Provided by: gnuspool_1.7_i386 bug

NAME

       spsyntax - option handling for GNUspool programs

DESCRIPTION

       All of the options referred to in the descriptions of the shell-level
       programs for GNUspool below may be supplied in a configuration file
       (q.v.), or in an environment variable whose name is the same as the
       calling program, except that it is in lower case.

       This may enable defaults to be supplied according to the application
       from which the program is invoked. However any options and arguments
       supplied on the command line usually take priority.

       Additionally by editing the appropriate message file (q.v.) it is
       possible to change the option letters and keywords from those
       described.

   Option types
       In nearly all cases there are two alternative ways of supplying
       options:

       o   Via a traditional Unix-style -letter option, for example as -z.

       o   Via a keyword-style option, such as "+zero-charge". Keywords are
           case-insensitive.

   Option syntax
       The syntax of options is intended to be as flexible as possible.
       Options which do not take arguments may be grouped together as in

               -wmv

       or they may be given separately as in

               -w -m -v

       White space is optional in the case of options which do take arguments,
       thus both

               -p150

       and

               -p 150

       are acceptable and have the same effect.

       If the keyword version of an option is given, then it must be separated
       from its argument by white space thus

               +priority 150

   Configuration files
       To save the user from having to specify commonly-used combinations of
       options, there are mechanisms enabling these to be supplied to each
       program automatically.

       One mechanism is the use of a configuration file, .gnuspool in the
       current or user's home directory. The other is the use of an
       environment variable.

       These files may also be used to specify alternative message files.

       The format of configuration files is akin to a set of environment
       variable assignments, with empty lines and lines beginning with "#"
       being ignored.

       The name assigned to is the same as that of the calling program but in
       upper case and with "-" changed to "_" (underscore), for example that
       corresponding to gspl-pq is "GSPL_PQ" etc. This is the same as for the
       corresponding environment variable.

       Usually options are taken from the following places in order, so that
       later-processed ones override earlier ones:

       Standard defaults
           Each program has a set of standard defaults which are used to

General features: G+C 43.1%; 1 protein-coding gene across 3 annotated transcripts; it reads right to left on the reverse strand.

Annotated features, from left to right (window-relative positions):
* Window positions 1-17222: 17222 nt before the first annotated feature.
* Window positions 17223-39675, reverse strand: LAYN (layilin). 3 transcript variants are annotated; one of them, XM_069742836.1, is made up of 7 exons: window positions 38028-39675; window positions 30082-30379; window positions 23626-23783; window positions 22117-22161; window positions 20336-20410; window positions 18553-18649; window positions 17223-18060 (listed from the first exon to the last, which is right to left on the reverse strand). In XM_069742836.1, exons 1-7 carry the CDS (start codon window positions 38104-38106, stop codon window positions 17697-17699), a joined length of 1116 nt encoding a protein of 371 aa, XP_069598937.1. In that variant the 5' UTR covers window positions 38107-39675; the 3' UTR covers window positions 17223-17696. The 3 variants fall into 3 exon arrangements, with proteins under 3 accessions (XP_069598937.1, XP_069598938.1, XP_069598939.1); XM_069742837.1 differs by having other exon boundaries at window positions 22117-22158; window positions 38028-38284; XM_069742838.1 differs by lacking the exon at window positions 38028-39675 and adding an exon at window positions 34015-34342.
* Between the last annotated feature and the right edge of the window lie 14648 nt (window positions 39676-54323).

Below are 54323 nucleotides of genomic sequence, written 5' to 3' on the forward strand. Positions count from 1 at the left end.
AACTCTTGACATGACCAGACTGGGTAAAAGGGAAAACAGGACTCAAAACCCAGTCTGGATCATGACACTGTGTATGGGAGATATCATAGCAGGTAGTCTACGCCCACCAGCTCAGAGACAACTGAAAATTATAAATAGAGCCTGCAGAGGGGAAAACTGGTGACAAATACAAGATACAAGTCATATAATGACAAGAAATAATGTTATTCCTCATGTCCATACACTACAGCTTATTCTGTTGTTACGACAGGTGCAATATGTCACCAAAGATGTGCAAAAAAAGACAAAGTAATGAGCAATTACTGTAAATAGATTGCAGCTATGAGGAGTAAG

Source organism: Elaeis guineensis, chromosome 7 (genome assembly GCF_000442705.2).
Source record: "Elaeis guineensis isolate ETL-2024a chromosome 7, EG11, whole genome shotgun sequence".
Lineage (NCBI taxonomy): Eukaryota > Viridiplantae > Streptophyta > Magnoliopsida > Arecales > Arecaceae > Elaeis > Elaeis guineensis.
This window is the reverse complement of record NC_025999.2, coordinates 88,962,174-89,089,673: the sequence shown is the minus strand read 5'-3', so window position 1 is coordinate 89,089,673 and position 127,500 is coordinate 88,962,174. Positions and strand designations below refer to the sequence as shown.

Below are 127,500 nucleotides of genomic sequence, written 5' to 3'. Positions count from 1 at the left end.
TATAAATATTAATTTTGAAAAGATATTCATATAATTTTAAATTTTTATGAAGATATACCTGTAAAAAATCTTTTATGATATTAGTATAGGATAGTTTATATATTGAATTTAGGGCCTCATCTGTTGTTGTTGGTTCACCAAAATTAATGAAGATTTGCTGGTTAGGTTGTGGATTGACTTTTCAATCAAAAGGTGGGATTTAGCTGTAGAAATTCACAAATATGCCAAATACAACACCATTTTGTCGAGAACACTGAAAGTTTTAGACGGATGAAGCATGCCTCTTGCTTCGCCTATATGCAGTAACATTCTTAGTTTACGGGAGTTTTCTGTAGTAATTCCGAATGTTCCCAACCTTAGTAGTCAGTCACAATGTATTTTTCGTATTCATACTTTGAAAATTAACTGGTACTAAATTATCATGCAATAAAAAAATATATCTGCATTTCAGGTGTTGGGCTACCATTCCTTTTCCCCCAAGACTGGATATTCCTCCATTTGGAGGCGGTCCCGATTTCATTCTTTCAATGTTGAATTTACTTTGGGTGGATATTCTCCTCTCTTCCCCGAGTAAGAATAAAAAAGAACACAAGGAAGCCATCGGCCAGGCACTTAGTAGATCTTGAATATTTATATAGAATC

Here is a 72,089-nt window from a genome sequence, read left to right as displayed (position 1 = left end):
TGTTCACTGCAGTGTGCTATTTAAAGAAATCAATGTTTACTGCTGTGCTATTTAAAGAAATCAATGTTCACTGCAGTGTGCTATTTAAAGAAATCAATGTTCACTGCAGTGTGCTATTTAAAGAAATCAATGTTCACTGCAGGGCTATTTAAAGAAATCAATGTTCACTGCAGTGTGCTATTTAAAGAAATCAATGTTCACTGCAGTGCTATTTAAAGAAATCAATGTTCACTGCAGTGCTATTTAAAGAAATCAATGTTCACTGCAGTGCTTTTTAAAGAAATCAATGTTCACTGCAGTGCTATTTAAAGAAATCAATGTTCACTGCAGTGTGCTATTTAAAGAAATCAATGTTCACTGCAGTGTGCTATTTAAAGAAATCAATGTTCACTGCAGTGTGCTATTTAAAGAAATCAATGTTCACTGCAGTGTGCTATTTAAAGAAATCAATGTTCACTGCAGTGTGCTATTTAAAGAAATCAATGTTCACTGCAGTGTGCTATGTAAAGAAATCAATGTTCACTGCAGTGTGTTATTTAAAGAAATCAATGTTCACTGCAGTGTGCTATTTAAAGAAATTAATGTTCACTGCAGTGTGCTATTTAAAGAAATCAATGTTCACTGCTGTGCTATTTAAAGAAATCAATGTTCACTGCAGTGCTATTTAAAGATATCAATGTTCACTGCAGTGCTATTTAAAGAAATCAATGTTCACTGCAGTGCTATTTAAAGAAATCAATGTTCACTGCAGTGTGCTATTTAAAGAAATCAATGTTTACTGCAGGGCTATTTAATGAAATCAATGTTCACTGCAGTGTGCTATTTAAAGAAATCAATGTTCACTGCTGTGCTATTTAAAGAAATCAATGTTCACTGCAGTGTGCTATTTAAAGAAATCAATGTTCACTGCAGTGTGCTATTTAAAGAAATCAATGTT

initialise the parmaters when the program is invoked.

       User profile
           In some cases, for example default priority, the user's profile as
           displayed by gspl-user(1) is used to initialise the defaults.

       Home directory
           The file ~/.gnuspool is read, and any options specified therein
           (i.e. with an assignment to the appropriate name) are interpreted.

           Please note that for historical reasons the actual path is
           ~$LIBRARY/.gnuspool. If the environment variable "LIBRARY" is null,
           then this will be equivalent to .gnuspool in the user's home
           directory.

       Environment
           Any options specified in the appropriate environment variable (you
           will almost certainly have to use quotes when setting it via the
           shell in order to preserve the white space) are read and
           interpreted.

       Current Directory
           The file .gnuspool is read, and any options specified therein (i.e.
           with an assignment to the appropriate name) are interpreted.

           Note that this may mean that the .gnuspool file is read twice if
           the command is run from the current directory. Beware therefore of
           options which are cumulative, such as arguments and redirections,
           and use the "cancel existing" options.

       Command line
           Any options specified on the command line are interpreted last.

       Most options have inverses so that it is possible to reset anything
       which may have been set by previously-read options. Extra care should
       be taken with cumulative options, notably arguments and redirections,
       so that these are not doubled, especially in the case where the home
       directory is also the current directory.

   Option path
       The above description of the order of selection of configuration files,
       environment and command-line options is the default.

       It may be desirable to change the order of selection of options, in to
       eliminate some alternative locations or to include others.

       The environment variable "GS_CONFIGPATH" may be set to a colon-
       separated list of directories (environment variables and "~"user
       constructs are appropriately interpreted).

       The symbol "!" is used to represent the relevant environment variable,
       and "-" is used to represent option arguments.

       The default value of "GS_CONFIGPATH" is

               ~$LIBRARY:!:.:-

       This provides the interpretation of options in various configuration
       files and the environment which is documented above.

       Note that it is possible to eliminate or override the interpretation of
       options on the command line by removing or relocating the "-". This may
       have very surprising effects especially where configuration files wipe
       out the effects of options which may have been set on the command line.